Because it was mistakenly thought to date prior to the Symphony No. 1 in C minor, Anton Bruckner's Symphony in D minor (1869) was given the peculiar designation of "No. 0," even though it was actually his third completed symphony, written after the First and the so-called "Study" Symphony in F minor. Compounding this confusion was Bruckner's singular marking of the symphony as "gilt nicht," or "not valid," and marked one copy with the empty set symbol (Ø), which presumably means that he withdrew it. All the same, he preserved it, along with all of his original manuscripts; even though he never thought highly enough of this composition to revise it, as he did with his later symphonies, it survived intact and has become part of his canon, despite comparatively few performances and recordings. This audiophile release from MDG by Stefan Blunier and the Beethoven Orchester Bonn presents the Symphony in D minor with great audio clarity and sympathetic playing, and their exciting rendition reveals that this mildly flawed work contains a great deal of worthy music. Indeed, much of its flavor and style, as well as some developmental ideas and fleeting melodies, will seem to have been more fully elaborated in the Symphony No. 3 (1873), also composed in D minor, which was possibly Bruckner's attempt to make a more satisfactory symphony in that key. This live performance certainly elevates the work, and listeners who care to explore it will find that Blunier and the Beethoven Orchestra have delivered a first-rate interpretation. The filler -- a March in D minor and the Three Pieces, all from 1862 -- were Bruckner's fledgling attempts at writing orchestral music. While they vaguely hint at the massive symphonic cycle to come, they really are minor studies, reminiscent of Schubert and Mendelssohn, that only merit a place here for curiosity's sake.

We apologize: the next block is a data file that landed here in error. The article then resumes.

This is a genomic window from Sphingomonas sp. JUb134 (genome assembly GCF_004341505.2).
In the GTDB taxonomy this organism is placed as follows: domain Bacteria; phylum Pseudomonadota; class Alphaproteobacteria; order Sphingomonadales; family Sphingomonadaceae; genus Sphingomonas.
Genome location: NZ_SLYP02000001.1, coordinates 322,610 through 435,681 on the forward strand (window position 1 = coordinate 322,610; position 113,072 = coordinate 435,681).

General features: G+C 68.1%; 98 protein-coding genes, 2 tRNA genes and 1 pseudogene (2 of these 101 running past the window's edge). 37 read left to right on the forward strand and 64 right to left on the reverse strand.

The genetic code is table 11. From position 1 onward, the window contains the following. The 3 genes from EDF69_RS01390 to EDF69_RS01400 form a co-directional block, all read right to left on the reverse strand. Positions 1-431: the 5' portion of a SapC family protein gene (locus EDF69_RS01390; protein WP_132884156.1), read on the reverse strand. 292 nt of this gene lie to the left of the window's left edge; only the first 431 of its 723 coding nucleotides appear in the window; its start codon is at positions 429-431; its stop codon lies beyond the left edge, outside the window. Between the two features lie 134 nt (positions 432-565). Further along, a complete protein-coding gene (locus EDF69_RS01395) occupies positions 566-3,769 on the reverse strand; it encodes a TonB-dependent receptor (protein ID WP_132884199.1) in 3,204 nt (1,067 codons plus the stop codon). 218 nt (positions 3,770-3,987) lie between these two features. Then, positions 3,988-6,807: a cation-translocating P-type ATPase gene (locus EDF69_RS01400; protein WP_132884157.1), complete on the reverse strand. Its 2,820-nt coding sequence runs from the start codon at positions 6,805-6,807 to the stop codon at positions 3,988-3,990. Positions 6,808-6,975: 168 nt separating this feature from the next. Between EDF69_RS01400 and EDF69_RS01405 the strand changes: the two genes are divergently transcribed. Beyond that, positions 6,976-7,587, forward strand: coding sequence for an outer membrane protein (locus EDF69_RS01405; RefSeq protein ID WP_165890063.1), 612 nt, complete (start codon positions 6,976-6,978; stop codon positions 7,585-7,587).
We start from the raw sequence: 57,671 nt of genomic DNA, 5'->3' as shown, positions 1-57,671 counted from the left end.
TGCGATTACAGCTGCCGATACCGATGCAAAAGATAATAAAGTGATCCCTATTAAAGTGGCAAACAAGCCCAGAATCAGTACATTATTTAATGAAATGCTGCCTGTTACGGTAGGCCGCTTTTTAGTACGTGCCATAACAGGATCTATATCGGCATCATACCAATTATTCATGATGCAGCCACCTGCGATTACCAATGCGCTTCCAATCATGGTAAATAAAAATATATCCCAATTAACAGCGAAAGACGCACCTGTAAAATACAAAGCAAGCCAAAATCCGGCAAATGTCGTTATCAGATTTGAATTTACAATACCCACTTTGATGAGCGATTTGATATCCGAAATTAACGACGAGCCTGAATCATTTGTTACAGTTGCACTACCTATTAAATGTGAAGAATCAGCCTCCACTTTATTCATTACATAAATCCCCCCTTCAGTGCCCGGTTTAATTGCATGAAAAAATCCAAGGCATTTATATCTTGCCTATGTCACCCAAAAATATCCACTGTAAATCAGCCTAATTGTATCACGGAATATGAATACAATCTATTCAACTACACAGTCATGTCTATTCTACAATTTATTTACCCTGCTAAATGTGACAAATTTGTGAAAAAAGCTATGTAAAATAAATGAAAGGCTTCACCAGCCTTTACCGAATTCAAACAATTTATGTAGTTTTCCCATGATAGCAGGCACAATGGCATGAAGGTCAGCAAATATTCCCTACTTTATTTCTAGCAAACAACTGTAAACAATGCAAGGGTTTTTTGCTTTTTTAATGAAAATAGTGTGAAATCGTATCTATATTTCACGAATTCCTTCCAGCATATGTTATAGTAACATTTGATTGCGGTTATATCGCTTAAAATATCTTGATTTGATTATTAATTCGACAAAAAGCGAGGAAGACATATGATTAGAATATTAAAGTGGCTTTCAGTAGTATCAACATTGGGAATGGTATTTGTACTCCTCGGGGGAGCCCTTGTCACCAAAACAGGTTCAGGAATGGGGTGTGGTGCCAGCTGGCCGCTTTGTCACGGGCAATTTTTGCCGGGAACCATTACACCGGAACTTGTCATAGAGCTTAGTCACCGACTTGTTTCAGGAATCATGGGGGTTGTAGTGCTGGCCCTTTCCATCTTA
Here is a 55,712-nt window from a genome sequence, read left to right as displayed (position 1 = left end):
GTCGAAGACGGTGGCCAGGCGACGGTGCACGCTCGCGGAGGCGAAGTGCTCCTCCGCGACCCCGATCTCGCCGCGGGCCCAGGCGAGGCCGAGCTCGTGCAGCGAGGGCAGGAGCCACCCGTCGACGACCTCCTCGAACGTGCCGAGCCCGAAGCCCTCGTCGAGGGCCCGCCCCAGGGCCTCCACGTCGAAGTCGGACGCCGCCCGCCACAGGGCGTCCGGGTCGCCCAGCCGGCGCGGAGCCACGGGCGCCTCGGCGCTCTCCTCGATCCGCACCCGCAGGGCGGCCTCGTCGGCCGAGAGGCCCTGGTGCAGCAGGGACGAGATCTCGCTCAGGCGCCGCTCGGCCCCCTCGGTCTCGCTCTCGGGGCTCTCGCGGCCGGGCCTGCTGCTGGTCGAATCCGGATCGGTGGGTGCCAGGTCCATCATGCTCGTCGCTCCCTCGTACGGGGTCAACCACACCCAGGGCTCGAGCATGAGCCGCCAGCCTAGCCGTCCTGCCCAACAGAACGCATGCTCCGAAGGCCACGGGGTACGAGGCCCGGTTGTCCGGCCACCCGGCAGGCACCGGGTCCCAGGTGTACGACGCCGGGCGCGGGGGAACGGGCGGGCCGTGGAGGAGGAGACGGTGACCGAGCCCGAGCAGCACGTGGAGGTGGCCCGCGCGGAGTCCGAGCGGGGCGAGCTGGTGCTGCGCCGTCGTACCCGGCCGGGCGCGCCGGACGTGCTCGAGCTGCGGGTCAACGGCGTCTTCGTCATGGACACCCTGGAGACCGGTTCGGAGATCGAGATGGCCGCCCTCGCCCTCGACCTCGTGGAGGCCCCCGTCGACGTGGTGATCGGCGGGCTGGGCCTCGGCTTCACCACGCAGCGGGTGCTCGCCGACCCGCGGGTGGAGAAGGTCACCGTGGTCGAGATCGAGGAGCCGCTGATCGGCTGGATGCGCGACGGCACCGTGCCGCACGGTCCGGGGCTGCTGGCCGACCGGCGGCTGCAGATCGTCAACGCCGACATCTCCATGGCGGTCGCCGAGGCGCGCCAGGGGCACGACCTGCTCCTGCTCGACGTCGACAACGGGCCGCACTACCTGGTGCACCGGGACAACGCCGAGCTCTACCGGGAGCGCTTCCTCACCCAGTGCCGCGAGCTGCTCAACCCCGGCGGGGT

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AllMusic Review by Blair Sanderson
|Symphony No. 0 in D minor, WAB 100|
|Three Pieces, WAB 97|